And even though the overall nutritional content will go down, what nutrition is there will be easier to digest, and thus more available to your body.
Wild Onion Nutritional Info
It’s difficult to draw up a conclusion on the nutrients available in wild onions because the actual content is so highly variable based on climate, conditions and the health of the plant overall.
That being said, we know that wild onions, though much smaller than commercially farmed onions, are generally similar to them in terms of nutrients.
Accordingly, it’s safe to say that your average wild onion will have a decent selection of vitamins and minerals, and like most other onions, the B-complex ones will be present, plus thiamine, riboflavin, niacin, pantothenic acid, vitamin B6 and folate. Onions are also typically rich in vitamin C.
The mineral content is also fairly diverse and definitely worthwhile, with a decent shot of calcium, iron, manganese, magnesium, potassium, phosphorus and zinc. Onions, including wild onions, also contain trace amounts of fluoride.
Together, these vitamins and minerals are needed for many processes in the body, everything from the balancing of electrolytes and basic cellular function to organ health, circulatory health, bone growth and repair, and much more.
Even if you don’t like them, even if you don’t want to make a proper meal out of them, you should make it a point to eat wild onions when you can find them, especially during a long-term survival scenario.
Where Do Wild Onions Grow?
In North America, wild onions are found across much of the continent, and especially all over the eastern half of the continent.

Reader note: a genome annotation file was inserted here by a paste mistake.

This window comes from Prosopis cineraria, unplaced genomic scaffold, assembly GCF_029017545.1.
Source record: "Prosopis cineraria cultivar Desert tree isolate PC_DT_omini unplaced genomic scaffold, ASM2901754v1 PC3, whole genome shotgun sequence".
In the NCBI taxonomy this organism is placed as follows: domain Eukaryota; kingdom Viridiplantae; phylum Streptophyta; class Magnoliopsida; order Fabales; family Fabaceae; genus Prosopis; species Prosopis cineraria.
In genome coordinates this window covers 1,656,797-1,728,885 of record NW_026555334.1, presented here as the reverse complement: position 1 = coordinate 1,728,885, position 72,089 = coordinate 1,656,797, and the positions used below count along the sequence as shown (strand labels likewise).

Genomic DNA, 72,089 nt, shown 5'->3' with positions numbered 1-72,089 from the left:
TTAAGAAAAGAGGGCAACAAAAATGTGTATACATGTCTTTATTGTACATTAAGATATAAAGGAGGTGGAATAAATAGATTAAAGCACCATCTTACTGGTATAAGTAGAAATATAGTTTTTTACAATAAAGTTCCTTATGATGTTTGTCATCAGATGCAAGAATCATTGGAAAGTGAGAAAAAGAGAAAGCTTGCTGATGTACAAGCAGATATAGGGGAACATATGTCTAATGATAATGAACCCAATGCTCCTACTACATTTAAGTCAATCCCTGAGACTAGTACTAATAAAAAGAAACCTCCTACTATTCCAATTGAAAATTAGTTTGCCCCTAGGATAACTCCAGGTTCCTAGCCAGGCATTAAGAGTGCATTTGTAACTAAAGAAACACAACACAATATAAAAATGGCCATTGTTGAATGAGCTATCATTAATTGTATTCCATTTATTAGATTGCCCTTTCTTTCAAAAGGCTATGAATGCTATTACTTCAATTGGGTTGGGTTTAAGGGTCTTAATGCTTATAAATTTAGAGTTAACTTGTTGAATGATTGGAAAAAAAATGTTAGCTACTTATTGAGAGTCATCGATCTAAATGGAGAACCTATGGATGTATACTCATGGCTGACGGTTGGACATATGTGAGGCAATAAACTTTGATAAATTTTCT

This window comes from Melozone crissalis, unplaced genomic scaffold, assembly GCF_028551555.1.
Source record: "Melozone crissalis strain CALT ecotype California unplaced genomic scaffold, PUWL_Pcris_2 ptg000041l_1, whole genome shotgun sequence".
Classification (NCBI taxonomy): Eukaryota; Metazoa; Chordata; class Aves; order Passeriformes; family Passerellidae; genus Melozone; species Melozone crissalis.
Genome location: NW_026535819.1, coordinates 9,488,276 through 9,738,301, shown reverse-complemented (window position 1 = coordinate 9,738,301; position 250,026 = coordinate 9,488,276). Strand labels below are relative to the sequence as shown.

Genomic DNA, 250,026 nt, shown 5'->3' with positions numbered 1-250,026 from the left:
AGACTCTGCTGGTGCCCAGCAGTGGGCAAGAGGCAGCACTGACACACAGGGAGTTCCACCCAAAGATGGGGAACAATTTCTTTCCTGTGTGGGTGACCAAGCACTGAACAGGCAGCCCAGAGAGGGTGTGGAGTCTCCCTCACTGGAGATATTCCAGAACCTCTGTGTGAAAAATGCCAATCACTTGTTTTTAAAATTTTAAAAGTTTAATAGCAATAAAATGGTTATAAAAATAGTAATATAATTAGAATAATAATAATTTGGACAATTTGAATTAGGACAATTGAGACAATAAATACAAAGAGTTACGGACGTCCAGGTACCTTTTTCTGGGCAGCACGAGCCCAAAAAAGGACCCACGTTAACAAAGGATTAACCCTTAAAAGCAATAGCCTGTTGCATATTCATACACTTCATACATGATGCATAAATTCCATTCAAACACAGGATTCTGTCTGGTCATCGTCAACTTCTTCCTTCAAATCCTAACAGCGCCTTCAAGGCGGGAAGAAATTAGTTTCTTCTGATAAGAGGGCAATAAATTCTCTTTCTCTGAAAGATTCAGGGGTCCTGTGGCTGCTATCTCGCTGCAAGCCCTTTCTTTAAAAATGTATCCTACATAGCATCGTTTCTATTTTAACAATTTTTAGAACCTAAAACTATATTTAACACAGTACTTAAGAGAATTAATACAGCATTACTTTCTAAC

In the United states, they are prolific in Alabama, Georgia, Florida, up and down the Eastern seaboard, throughout New England and pretty much everywhere else, including through the majority of the Midwest.
Wild onions are hardy plants that grow well in a variety of conditions, from dry, sun-soaked meadows to damp, dense forests and even marshlands.
They’re also deliberately grown in gardens as a replacement for leeks or chives, or sometimes as a replacement for typical onions entirely!
Pretty much wherever you go, there’s a better than average chance you’ll find wild onions if you look hard enough, and you probably won’t have to look very hard at all.
Any Health Issues to Worry About When Eating Wild Onion?
Yes, a few specific ones and a few nonspecific ones. First and foremost, if you’re forced to rely on wild onions predominantly in a long-term survival situation, you’re going to have problems because they are nowhere near nutritionally complete and they don’t provide very many calories…
Also, one issue applicable to all raw fruits and vegetables of any kind is the presence of foodborne germs, both ones that can cause food poisoning and others that might be far worse.
Although food poisoning is rarely cause for alarm in our modern society when help is only minutes away in the form of expert care or medicine, it could take on a terrifying new light in the middle of a survival situation.
Cramping, diarrhea, vomiting, and the like can quickly deplete your body’s water and electrolyte levels, and potentially finish you off if you’re already sick or injured.
Because of this, cooking your wild onions is always a good idea if you can, or endeavor to wash them at the very least.
Lastly, onions, more than most other veggies, have a tendency to cause allergic reactions in sensitive people.
This reaction has all the hallmarks of other food allergies, including swelling, itching, sweating, impaired vision, rapid breathing, and potentially even anaphylactic shock.
There is no way to know unless you get tested, have prior experience handling or eating wild onions, or just roll the dice and then experience the reaction. The point is, it’s best to know ahead of time!
None of this should put you off of eating wild onions so long as you have positively identified them, though.
In the end, wild onions are one of the most common and safe edibles you can find, especially if you’re going to eat them raw.